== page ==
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The U.S.-Canada border crossing at Lacolle, Que., remains dormant on April 17, 2020.CHRISTINNE MUSCHI/Reuters

Canada and the United States are extending cross-border travel restrictions for another 30 days in order to limit the spread of the novel coronavirus, Prime Minister Justin Trudeau announced Saturday.

The Prime Minister said the non-essential travel restrictions have helped to slow the transmission of COVID-19 in Canada and the restrictions on other foreign nationals visiting Canada will also continue.

“We will continue those measures both with the United States and with the world for what is undoubtedly going to be many more weeks,” he said.

The border between Canada and the United States was restricted to all non-essential travel for a 30-day period starting in late March. The March deal was set to expire April 20. It will now extend at least until May 20.

The deal is supposed to ensure critical supplies like medical equipment continue to move across the border, but the that was put to the test in early April when the White House granted the Federal Emergency Management Agency the power to block exports of those goods.

That order is in place until Aug. 10, and Canada’s renewed deal with the U.S. to partially close the border doesn’t change the impact the order from the White House could have north of the border. However, Treasury Board President Jean-Yves Duclos said so far the movement of critical supplies have continued.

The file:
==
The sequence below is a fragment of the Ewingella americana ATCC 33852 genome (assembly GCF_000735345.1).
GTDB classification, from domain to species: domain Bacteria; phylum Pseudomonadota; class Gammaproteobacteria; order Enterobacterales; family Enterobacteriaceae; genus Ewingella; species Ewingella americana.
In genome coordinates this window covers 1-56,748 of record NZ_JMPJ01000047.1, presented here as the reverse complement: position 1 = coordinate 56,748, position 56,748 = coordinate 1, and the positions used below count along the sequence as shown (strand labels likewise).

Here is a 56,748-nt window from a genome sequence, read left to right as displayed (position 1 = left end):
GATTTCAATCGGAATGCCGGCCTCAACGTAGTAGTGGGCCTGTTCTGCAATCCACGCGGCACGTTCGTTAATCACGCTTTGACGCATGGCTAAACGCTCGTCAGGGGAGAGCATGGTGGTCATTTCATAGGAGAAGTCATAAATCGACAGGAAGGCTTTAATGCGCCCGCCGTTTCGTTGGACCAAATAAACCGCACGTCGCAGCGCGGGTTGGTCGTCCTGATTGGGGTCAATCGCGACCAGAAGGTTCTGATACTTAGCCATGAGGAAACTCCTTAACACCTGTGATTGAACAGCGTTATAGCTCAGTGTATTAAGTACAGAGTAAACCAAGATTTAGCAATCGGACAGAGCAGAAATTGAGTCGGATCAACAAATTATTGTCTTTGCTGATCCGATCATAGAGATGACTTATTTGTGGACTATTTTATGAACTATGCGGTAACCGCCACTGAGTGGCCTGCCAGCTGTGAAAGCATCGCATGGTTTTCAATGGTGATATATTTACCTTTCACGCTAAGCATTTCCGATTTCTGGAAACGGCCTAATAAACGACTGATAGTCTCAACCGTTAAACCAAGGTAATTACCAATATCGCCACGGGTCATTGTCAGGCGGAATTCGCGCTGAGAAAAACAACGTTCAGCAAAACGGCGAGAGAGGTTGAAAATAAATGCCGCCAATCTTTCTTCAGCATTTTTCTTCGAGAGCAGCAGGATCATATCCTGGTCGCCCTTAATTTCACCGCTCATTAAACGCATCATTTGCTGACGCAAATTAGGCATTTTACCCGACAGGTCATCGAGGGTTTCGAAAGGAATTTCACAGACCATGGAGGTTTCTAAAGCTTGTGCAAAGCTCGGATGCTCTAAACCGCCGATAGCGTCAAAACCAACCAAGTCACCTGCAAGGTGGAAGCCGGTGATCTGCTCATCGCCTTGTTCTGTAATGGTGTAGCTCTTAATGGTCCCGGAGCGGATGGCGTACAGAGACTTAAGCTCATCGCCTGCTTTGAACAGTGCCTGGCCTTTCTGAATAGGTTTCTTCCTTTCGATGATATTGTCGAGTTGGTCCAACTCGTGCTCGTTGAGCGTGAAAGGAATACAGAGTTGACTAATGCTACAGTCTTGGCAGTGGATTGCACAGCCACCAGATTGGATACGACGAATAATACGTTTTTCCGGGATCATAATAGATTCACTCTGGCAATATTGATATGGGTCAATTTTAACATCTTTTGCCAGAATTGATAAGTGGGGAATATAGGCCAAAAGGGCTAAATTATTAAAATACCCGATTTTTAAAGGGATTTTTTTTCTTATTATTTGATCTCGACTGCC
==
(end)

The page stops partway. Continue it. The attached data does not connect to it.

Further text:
“We have succeeded in maintaining the appropriate flow of medical goods in both directions,” Mr. Duclos said.

“This being said, we need to be vigilant because that relationship is going to be tested for the rest of the crisis.”

The partial closing of the border did not affect essential travel, including truck and rail traffic carrying food and goods that is key to supply chains, nor travel for work. Flights between both countries continue but have been restricted. The border closing also applied to asylum seekers crossing the border by foot at informal crossings, but not to temporary foreign workers who are needed by Canadian farmers and other food producers.

Mr. Trudeau said the restrictions, including Canada’s interim policy of returning refugee claimants crossing at irregular border crossings, will continue with no changes.

“The agreement is the same terms just extended for another 30 days, it will ensure that we continue to get essential goods and services back and forth across this border,” Mr. Trudeau said, adding it will “keep people on both sides of the border safe.”

Earlier this week, U.S. President Donald Trump said travel restrictions with Canada were some of the first he would want to lift when COVID-19 containment measures ease.

“Our relationship with Canada is very good. We’ll talk about that. It will be one of the early borders to be released,” he said at a White House press briefing when asked if he was considering relaxing travel restrictions with Canada. “Canada is doing well. We’re doing well. We’ll see. But at some point, we’ll be doing that.”

Mr. Trump indicated he was in talks about the Canadian border, and that he viewed Canada differently than other countries with whom there is a border clampdown. Unlike China and the European Union, on whom Mr. Trump imposed travel bans unilaterally, the closure of the U.S.-Canada border was mutually agreed to.

With reports from Adrian Morrow in Washington

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